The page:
As it becomes clearer how exactly we evolved, we may evolve a deeper understanding for how we can adjust the environment of particular humans having difficulty adjusting to current society.

That I might have featured Asperger’s when I was young never crossed my mind until this year.  I’d been studying autism for 12 years.  Working for 12 years with the thesis that testosterone informed the rate of maturation, it never struck me that estrogen might manage the timing until last winter when I discovered I’d been causally considering it for a couple of weeks.  My creative process is an artistic process that often features a conscious mind just along for the ride.  There are similarities between those of us living lives deeply informed by the creative process and those that this society calls autistic.

Understanding autism is at the heart of this orchestral theory of evolution.  If this theory does explain how autism emerges and offers interventions that can improve the lives of those that feel inhibited by the condition, then there is the chance that several dozen conditions and diseases may be addressed by using the principles outlined in this work.  My premise is that autism is a condition that features male maturational delay and, in females, acceleration.  Social structure, neurological anomalies and endocrinological differences are all integral to autism and Asperger’s etiology.   By adjusting our theory of evolution to take into consideration how exactly maturation rates and timing are influenced by social structure and the environment, the causes of autism and the causes of a number of other conditions and diseases are possibly made clear.

Autism does not have just one cause.  Perhaps there are several different etiologies and autism will acquire several different names when the different causes are uncovered.  The particular evolutionary dynamic I describe in this work describes exactly how one kind of autism emerges, under what circumstances and in which kinds of families.  I focus on three specific causes of autism that are directly connected to an underlying evolutionary matrix, a collection of processes that influence physical and mental health in a number of areas.  Though I concentrate on autism, this work represents a new theory of medical etiology, removing natural selection from its present station as all that doctors know.  In its place, I offer a number of tools that have the potential to make medical diagnosis an evolutionary intervention.  Consider that if we understand that how we treat our bodies and what we are exposed to compel the evolutionary trajectory of progeny, with repercussions for both ourselves and our children, then understanding health becomes the same as how we choose to evolve.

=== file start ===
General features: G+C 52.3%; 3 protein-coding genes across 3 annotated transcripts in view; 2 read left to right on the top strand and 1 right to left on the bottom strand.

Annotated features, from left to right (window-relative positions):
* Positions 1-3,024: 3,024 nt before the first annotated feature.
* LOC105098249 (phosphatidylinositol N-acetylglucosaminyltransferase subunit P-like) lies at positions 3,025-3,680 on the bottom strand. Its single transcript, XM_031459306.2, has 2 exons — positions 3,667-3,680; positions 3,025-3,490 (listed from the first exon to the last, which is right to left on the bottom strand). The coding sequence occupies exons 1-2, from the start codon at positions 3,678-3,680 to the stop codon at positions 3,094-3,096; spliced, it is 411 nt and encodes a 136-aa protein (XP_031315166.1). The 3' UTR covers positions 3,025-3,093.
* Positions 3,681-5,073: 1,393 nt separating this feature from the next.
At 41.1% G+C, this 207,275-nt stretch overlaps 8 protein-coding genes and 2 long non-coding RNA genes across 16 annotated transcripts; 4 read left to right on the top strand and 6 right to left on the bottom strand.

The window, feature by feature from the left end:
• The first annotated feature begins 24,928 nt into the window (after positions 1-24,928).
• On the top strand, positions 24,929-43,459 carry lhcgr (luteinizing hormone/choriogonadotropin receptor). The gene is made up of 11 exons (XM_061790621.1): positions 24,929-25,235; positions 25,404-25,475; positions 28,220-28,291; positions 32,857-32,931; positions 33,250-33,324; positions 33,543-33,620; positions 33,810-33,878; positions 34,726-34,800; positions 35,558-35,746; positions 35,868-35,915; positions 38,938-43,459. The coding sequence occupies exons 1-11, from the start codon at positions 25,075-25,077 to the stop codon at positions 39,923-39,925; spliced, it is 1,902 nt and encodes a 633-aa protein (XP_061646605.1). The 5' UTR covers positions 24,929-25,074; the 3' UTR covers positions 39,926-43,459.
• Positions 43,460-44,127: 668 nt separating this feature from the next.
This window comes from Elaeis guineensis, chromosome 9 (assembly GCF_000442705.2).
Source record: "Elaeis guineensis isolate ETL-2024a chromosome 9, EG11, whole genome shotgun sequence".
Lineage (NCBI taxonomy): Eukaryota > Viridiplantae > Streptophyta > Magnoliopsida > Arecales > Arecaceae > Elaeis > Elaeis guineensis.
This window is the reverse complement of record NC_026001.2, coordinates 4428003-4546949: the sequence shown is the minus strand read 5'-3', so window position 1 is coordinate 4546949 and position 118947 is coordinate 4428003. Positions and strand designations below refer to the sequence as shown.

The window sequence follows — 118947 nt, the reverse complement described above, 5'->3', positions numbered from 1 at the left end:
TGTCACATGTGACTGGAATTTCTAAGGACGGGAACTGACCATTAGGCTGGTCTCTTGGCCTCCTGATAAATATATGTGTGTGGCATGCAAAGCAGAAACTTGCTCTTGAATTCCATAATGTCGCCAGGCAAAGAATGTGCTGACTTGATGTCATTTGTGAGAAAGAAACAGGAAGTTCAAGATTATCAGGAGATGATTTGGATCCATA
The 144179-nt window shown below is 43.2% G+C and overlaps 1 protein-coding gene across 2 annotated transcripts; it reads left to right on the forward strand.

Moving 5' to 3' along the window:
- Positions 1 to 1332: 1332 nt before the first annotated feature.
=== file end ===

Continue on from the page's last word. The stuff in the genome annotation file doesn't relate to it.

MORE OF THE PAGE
There are three main variables that impact autism.  This blog discusses contemporary changes in social structure, environmental influences and the blending of two parents with no recent common forebears.

Social structure is huge.  Contemporary theorists have been blind to the effects of an emerging matrifocal society.  They are so focused on what seems the default convention, patrifocal social structure.  The mind blindness described by Baron-Cohen that offers a window to understanding autism serves as a societal metaphor when it comes to understanding that patrifocal social structure is but one of two primary social structure paradigms.  Blind to the emergence of the power of women in contemporary society, we don’t notice the repercussions of that change.  The delay of maturation in males is one such repercussion.  I describe specifically how this happens.

There are at least eight variables that influence levels of testosterone and estrogen, often changing those levels differently, if not in opposite fashions, in men and women.  Changing uterine testosterone levels impacts maturation rates, delaying or accelerating the lifelong maturation rates of progeny.  Adjusting estrogen levels has the potential to impact the timing of maturation processes, resulting in dramatically different neurological structure.  This work explores how changes in environmental variables influence autism, Asperger’s and other conditions.